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NDM’s Infectious Diseases Data Observatory and its global collaborators have developed new case report forms providing researchers with a standardised means of recording any data on visceral leishmaniasis, allowing them to compare studies and relate data to the efficacy of visceral leishmaniasis treatments from different groups of researchers.

A first in neglected tropical diseases, a global collaboration of the visceral leishmaniasis community has developed freely available, annotated case report forms to accelerate research both into uncomplicated visceral leishmaniasis and specifically for patients with HIV-VL co-infection. 

The case report forms (CRFs) allow the collection of research-related data in a standard format, enabling the research community to capture data that is accessible, interoperable and re-useable for future analysis and collaboration. This harmonised approach to data collection will maximise the value of data for more efficient and meaningful research that has an invaluable impact on global health.

Visceral leishmaniasis is transmitted through bites from infected female phlebotomine sand flies. If left untreated, it is fatal in 95% of cases. Globally, it is estimated that there are up to 22,000 new cases of VL each year which occur in Brazil, Ethiopia, India, Kenya, Somalia, South Sudan and Sudan. 

In 2020, scientists and researchers from the VL research community, pharmaceutical industry, drug regulators, policymakers, and key national and global health partners developed the first poverty-related infectious disease CRF to have been annotated using Clinical Data Interchange Standards Consortium (CDISC) standards. During its development, it became clear that with the falling number of leishmaniasis cases, the proportion of patients with HIV co-infection was increasingly important to the control and elimination of the disease. However, these patients do not fit the standard criteria normally required within a clinical trial making conducting studies extremely challenging. Capitalising on the earlier uncomplicated VL CRF work, a specific CRF for HIV-VL co-infection has now been developed with user guides available for both.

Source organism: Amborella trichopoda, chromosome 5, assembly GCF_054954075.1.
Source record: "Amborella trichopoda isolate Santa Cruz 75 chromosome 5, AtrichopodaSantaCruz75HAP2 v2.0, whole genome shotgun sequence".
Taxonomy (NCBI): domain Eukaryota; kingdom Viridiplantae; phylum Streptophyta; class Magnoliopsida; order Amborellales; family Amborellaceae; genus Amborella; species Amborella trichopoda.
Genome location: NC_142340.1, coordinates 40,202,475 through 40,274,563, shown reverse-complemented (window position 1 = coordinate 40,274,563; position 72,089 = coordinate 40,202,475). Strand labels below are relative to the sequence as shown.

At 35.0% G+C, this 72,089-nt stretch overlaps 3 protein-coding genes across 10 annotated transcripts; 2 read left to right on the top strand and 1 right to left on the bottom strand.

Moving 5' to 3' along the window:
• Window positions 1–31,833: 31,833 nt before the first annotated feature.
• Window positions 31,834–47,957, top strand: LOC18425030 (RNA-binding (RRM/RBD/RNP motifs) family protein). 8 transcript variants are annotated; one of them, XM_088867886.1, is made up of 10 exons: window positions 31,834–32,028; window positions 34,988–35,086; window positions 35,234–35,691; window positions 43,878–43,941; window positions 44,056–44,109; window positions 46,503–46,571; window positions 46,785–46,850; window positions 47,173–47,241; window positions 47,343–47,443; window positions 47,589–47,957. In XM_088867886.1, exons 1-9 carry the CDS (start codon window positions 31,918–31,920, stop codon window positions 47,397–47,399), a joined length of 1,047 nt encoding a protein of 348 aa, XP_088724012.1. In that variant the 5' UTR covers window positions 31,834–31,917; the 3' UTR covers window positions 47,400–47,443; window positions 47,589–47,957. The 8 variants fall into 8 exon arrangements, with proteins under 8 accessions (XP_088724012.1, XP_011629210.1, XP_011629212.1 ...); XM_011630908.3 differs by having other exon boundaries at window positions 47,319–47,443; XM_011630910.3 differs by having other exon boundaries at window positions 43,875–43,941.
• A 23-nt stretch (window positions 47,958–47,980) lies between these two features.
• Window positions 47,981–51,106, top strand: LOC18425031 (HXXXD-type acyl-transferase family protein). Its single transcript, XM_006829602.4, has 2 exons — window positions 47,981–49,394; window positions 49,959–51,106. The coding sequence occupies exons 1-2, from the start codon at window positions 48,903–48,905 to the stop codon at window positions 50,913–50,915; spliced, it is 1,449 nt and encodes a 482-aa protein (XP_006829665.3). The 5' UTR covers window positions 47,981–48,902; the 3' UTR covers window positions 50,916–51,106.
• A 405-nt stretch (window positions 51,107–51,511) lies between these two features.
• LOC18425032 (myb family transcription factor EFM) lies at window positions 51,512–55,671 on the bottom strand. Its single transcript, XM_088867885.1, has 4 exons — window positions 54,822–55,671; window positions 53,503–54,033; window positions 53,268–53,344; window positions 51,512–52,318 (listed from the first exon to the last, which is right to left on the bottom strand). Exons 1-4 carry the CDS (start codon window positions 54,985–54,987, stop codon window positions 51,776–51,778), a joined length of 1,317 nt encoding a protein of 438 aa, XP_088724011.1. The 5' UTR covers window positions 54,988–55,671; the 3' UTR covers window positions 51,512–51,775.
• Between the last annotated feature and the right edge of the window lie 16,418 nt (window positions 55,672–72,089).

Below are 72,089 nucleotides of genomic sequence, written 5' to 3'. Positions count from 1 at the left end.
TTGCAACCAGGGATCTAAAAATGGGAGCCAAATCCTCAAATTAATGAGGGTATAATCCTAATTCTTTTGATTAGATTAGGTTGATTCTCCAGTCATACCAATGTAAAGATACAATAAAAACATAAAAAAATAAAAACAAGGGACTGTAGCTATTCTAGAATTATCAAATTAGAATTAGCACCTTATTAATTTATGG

Previously, there was no recognised standard approach to guide methods of recording, storing and reporting the VL clinical trial data required for research, and subsequent drug development. This made comparing studies and data relating to the efficacy of treatments from different groups of researchers challenging. However, the new CRFs provide researchers with a standardised means of recording any data they choose to collect according to a study protocol, allowing study endpoints to be comparable and permitting data from disparate sources to be harmonised and pooled for secondary use. The CRFs also utilise CDISC-compliant terminology. CDISC standards are required by the United States Food and Drug Administration and Japan Pharmaceuticals and Medical Devices Agency; recommended by the China National Medical Products Administration; and adopted by the world’s leading research organisations.

Institutions involved in the collaborations, spearheaded by the Infectious Diseases Data Observatory and the Drugs for Neglected Diseases Initiative, with support from CDISC, included the International Centre for Diarrhoeal Disease Research, Bangladesh; University of Brasilia, Brazil; University of Gondar, Ethiopia; Kala-Azar Medical Research Centre, Rajendra Memorial Research Institute of Medical Sciences, the Indian Council for Medical Research, Institute of Postgraduate Medical Education & Research and PATH, India; Médecins Sans Frontières; University of Khartoum, Sudan;  as well as researchers from GlaxoSmithKline and Novartis; representatives of the regulatory medicines agencies from the European Medicines Agency and U.S. Food and Drug Administration; and national and global health organisations including the Bill & Melinda Gates Foundation and the World Health Organization.

The case report form for uncomplicated VL CRF was used for the first time in a clinical trial conducted by Drugs for Neglected Diseases Initiative in 2021.